Instead of dwelling on the atrocious internment camps into which those of Japanese ancestry were shuttled post-Pearl Harbor, the Old Globe tuner “Allegiance” wants to pursue a bolder, ambitious inquiry into the nature of loyalty. What is owed a nation which can treat its citizens so shamefully? When are family feeling and patriotism at cross purposes? But while the personal material lands, the political stuff lacks nuance and weight in “Allegiance.” Despite a handsome production and talent to spare, the writing would need considerable toughening up to withstand Broadway’s harsh glare.
Idealistic, fresh-faced Sammy Kimura (Telly Leung) is pitted against intense, cerebral Frankie Suzuki (Michael K. Lee), both giving powerhouse performances. They clash over the assimilationist, flagwaving line pushed by spokesperson Mike Masaoka, a real-life figure though you’d never know it from Paolo Montalban’s sweaty, uninteresting interpretation.
Popular on Variety
Counseling self-sacrifice and “gaman” (endurance with dignity), Mike inspires Sammy to enlist in the celebrated all-Nisei “Go for Broke” regiment. Back in camp, Frankie chafes at the idea of imprisoned folks serving their jailers, and condemns an infamous loyalty oath that demands a willingness to fight for the USA and forswear the faraway emperor.
The sloganeering libretto, by songwriter Jay Kuo with Marc Acito and Lorenzo Thione, portrays both points of view as more or less reasonable until a last-minute, cheaply manipulative flip-flop tells us, out of left field, exactly what to think. In so doing, “Allegiance” comes dangerously close to branding every member of the honored 442nd regiment as fools and dupes, though the scribes don’t even seem to realize the thematic impact of their clumsy 11th hour reveal.
Again and again, the tuner settles for glib, superficial gestures when something more sophisticated is called for. “Better Americans,” a presentational patriotic satire a la Kander & Ebb, flops because Kuo’s lyrics aren’t clever and the joke never expands. An elaborate nod to Hiroshima, bearing no relevance to the main story, comes across as offensively overdone.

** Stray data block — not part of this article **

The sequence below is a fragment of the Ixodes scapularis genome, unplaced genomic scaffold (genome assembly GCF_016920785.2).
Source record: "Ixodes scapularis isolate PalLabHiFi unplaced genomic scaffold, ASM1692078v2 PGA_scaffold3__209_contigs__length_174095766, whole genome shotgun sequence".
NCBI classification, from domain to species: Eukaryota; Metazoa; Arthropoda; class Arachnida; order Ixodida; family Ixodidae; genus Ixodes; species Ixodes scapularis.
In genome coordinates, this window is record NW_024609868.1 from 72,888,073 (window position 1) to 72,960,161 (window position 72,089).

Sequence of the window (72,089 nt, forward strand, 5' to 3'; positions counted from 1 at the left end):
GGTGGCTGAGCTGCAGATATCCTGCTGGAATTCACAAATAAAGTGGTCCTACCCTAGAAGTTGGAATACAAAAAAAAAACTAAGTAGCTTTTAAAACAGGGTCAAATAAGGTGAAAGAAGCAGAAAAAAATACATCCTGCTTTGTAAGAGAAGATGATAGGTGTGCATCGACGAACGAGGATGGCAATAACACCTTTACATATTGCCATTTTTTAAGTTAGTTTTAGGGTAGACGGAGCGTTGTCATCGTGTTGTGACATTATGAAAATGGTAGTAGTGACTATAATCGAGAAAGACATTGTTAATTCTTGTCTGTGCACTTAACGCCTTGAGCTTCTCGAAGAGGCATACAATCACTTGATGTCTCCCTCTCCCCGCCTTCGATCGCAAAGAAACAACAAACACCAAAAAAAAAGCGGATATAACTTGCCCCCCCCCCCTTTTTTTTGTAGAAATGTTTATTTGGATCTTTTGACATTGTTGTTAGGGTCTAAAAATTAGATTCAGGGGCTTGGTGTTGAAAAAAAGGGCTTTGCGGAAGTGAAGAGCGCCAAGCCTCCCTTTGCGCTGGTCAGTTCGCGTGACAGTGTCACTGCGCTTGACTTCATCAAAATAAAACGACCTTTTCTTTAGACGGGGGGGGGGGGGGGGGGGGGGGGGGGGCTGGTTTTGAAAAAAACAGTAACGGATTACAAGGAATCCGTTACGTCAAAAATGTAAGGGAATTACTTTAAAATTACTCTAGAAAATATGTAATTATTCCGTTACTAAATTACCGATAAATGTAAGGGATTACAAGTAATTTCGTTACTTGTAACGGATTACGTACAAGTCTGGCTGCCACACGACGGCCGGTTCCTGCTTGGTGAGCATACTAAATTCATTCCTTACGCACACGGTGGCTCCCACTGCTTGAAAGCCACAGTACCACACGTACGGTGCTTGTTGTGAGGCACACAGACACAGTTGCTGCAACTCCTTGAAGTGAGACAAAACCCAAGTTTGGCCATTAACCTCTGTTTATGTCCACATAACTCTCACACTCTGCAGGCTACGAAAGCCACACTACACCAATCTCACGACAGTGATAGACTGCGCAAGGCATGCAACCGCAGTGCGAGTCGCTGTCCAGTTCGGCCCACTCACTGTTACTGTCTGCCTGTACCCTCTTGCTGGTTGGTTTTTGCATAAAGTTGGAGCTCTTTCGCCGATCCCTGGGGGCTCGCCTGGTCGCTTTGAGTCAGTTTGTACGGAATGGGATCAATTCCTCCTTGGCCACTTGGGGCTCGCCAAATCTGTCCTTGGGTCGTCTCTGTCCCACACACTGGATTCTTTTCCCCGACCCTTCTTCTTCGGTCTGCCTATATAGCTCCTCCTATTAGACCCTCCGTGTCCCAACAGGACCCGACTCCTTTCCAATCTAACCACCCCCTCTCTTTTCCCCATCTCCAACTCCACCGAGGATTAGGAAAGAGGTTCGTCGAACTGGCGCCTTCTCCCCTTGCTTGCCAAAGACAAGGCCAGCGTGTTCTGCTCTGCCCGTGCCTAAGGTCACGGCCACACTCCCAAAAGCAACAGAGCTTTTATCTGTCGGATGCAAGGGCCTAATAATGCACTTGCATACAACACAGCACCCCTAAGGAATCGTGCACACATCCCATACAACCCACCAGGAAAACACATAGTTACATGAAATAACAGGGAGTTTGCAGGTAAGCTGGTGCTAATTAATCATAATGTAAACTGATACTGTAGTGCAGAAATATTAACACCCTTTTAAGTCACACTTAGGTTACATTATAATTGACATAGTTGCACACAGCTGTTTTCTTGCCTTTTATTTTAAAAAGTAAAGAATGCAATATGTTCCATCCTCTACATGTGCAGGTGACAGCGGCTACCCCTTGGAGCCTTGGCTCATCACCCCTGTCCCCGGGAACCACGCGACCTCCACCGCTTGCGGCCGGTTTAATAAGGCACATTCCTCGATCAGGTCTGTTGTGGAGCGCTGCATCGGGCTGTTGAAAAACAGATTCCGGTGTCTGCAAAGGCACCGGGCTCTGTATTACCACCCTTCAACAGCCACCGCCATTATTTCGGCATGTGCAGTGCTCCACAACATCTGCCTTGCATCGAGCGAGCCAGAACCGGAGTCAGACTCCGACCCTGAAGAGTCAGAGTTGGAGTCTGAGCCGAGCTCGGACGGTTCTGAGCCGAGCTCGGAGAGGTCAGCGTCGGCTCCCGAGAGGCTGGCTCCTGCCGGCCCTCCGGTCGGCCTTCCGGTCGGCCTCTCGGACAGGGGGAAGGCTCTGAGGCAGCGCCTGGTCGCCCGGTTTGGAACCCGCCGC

The Kimura family’s internal tensions are handled more surely, even when roles let thesps down. A now matronly Lea Salonga retains enough “Miss Saigon” fire to bring conviction to the underwritten part of Sammy’s sister and Frankie’s true love. Would Allie Trimm’s Quaker gal and Leung’s Japanese lad enjoy quite such a glitch-free courtship in 1942? Maybe not, but their chemistry is sweet and their scenes are charming.
Paul Nakauchi is stuck with a stock Asian patriarch whom the script calls “inscrutable,” but his integrity lends flint to the eventual camp resistance movement.
Best of all is grandpa George Takei, whose own family history is said to have informed the writing. Takei brings humor without overdone twinkle, gravitas without overstated sagacity. All he lacks is a talk-sung number to round out his character and, perhaps, firm up some of the show’s current thematic shakiness.
Helmer Stafford Arima keeps things moving deftly, with delicate Japanese influences brought in by Donyale Werle’s set-shifting sliding panels, the painterly emphasis in Howell Binkley’s lighting and hints of flute and samisen in Lynne Shankel’s orchestrations of Kuo’s workmanlike but mostly unmemorable songs.
Kuo might profitably have listened to more Glenn Miller. Given the show’s strict attention to period detail, the score seems woefully light on big band and boogie-woogie. He does seem to have played the “Les Miserables” cast album plenty, as the first act finale “My Time Now” smacks of “One Day More”; Salonga’s soaring “Higher” bears some allegiance to Fantine’s “I Dreamed a Dream”; and at the end of the day, the GIs’ “Go For Broke” may set you humming “At the End of the Day.”